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Pyramid 1980's

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This is an electronic art piece made in the early 1980's inspired by a sound only version in a local art gallery. This has a variety of circuits to flash the 50 or so LEDs in various ways. There are 3 mercury switches to sense the position of the pyramid which can be tipped with any of the 3 apices up with different results. It turns on in response to decreasing ambient light intensity hence will turn on as you approach. The actual light intensity controls the flash rate. It 'plays' electronic sounds and also has a door bell chime chip to play 24 tunes in sequence as one of the options. There are no printed circuit boards and all wiring is point to point and supported by the inner and outer pyramids which are also the supply rails.

A whatchyamacallit  1980's   Not sure what to call this thing made about 20 years ago.

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It used some sort of transistor oscillator (now covered in tape) driving an E core iron electromagnet at >20 kHz. It runs from a small 9 V battery and has a reed switch in it to turn on. You bring the box of matches with a hidden magnet just visible here close to turn it on. It induces a current in the coil of unknown turns to drive two LED's on a smiley face. The LED's still light up about an inch away.   It still works but I have replaced the LED's after the leads broke and replaced some of the tape.  So, remote signalling and remote power transfer 1980 style!

Peltier effect device (thermo-electric cooler) These are semiconductor heat pumps that use electrical energy to cool one side and heat the other.  This 100W device runs on 15V 6A or so and are meant to cool Pentium like processors.   It requires a good heat sink to get rid of the heat and preferably fan cooled.  There is an optional controller to fix the temperature between 30 - 40 C.

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On the left picture, ice is forming on the top plate while the fan-cooled heatsink is getting hot as it has to handle the 100 W input plus about 50W of heat pumped away from the top plate.  The right picture shows a smaller Peltier device from inside a laser component which I have mounted on a small heatsink and fan.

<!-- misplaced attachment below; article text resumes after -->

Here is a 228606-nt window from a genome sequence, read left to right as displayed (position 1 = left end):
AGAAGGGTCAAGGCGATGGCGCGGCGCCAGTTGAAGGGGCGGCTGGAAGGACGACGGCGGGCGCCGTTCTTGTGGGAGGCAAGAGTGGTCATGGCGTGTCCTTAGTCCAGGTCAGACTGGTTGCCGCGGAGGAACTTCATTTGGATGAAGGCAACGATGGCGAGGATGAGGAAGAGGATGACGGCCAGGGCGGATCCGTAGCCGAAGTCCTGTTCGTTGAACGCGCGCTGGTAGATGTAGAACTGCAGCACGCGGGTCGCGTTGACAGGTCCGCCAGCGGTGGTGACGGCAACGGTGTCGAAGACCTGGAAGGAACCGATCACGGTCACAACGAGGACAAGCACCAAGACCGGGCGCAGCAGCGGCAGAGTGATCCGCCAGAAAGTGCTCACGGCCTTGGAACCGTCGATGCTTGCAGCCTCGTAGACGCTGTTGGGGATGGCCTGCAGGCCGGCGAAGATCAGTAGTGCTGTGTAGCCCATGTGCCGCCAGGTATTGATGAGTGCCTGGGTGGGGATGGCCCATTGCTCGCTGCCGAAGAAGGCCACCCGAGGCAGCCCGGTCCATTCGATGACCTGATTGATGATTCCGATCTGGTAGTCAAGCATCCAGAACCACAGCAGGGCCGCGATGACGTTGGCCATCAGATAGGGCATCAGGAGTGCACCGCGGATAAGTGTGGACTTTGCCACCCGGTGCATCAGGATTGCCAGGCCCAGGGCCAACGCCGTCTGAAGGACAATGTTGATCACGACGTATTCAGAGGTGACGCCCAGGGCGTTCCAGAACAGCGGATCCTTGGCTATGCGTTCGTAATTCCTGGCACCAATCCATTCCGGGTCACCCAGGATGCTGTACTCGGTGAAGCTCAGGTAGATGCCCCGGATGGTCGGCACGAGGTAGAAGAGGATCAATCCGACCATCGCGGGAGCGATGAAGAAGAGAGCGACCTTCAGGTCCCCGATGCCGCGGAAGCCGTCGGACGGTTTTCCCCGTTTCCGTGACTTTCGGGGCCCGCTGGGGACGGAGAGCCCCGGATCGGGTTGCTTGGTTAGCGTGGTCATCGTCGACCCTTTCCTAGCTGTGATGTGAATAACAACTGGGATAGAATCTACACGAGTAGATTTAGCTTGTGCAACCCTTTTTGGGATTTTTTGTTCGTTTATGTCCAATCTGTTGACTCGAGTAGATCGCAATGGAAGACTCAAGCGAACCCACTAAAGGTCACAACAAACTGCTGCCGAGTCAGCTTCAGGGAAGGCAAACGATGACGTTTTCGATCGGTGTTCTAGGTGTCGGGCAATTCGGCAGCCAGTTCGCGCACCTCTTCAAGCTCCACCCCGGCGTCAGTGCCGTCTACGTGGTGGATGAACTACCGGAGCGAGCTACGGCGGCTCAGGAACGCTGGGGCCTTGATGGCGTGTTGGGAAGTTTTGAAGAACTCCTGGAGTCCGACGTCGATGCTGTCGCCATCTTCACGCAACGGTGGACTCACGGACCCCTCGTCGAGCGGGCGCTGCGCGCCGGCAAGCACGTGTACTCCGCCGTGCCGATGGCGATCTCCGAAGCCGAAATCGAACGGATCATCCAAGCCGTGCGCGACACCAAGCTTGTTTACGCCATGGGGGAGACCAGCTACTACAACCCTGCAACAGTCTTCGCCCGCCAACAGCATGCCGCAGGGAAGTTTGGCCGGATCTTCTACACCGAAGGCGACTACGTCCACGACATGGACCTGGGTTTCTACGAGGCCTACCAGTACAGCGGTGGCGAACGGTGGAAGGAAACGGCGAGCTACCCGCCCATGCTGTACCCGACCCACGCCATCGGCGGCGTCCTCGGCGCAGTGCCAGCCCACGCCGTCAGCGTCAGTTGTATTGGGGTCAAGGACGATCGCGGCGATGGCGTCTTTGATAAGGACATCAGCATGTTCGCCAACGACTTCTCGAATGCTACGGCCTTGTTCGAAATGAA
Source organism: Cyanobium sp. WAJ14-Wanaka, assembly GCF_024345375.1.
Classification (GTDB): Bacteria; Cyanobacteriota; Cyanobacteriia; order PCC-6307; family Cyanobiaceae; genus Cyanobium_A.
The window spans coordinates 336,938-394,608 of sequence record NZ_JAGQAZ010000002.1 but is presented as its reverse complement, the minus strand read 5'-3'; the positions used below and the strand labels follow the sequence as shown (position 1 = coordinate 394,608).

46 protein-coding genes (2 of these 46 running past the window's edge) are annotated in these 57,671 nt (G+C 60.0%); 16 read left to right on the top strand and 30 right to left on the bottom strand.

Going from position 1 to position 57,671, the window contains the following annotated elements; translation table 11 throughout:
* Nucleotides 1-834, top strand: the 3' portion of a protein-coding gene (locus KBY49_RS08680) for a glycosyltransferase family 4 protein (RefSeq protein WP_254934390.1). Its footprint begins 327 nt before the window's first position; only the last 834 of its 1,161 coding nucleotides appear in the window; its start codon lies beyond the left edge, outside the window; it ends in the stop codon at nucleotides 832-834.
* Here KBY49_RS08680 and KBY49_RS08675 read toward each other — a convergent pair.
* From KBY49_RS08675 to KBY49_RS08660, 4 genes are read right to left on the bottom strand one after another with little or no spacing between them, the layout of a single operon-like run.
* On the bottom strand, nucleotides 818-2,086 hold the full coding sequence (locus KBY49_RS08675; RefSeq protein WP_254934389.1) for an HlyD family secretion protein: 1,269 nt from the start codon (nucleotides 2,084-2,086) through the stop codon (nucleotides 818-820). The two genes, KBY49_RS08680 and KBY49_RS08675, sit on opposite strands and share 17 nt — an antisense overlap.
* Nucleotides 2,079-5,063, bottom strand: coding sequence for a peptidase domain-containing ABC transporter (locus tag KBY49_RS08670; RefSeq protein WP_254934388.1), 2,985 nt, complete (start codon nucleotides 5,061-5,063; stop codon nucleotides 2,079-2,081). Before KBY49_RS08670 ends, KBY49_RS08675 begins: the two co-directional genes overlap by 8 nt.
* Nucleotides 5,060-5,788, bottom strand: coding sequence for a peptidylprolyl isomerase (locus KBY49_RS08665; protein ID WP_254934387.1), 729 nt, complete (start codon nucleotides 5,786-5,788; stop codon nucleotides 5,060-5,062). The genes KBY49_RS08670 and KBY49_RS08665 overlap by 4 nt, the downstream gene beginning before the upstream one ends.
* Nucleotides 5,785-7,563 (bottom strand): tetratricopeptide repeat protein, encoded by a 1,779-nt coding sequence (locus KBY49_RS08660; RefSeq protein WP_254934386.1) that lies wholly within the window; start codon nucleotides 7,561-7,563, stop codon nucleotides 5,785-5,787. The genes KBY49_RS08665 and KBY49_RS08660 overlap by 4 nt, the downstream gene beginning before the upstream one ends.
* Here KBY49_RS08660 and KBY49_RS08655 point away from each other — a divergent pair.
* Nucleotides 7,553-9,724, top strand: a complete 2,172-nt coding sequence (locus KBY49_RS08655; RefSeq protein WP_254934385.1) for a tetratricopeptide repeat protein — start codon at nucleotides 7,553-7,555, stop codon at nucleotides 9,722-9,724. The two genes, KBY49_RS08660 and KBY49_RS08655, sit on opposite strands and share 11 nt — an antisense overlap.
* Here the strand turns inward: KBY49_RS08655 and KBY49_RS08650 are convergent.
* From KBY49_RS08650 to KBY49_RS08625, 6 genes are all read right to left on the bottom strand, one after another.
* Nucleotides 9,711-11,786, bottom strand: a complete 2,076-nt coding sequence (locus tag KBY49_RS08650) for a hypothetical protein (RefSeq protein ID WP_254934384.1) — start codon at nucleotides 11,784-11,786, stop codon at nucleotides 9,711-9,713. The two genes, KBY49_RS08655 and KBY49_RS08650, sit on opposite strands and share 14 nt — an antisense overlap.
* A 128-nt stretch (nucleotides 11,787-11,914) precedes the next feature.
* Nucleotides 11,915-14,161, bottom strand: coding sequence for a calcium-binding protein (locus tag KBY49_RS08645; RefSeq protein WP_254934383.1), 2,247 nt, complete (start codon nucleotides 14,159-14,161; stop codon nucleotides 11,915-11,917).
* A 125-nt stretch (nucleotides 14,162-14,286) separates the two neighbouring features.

Medication delivery device (AutoDose) 1990

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This is a device I made in 1990 for use by elderly forgetful patients who may not remember medication times. In essence it is preloaded with one weeks medications. The internal timers then rotate the platter such that the medications are visible to be taken. A light flashes and buzzer sounds until the medications are removed (triggering an infrared beam). It has an internal rechargeable battery which can last a week if unplugged. There are safety interlocks. The most complicated part was designing a programmable timer for up to 4 medications times from scratch using discrete parts.

Digital voltmeter / frequency meter  1980's

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A combination of two kit projects crammed in a small case made in the 1980's.

Hi-Fi power amplifier 1990

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This was fan cooled and rated at 100 W/channel into 8 ohms.  It was used in my Honda Civic for many years running from a 300 W 12 V / 240 V inverter. It powered a set of efficient large Cerwin Vega speakers with 12 inch woofers which took up all the space behind the front seats.


 

This page was last updated August 28, 2005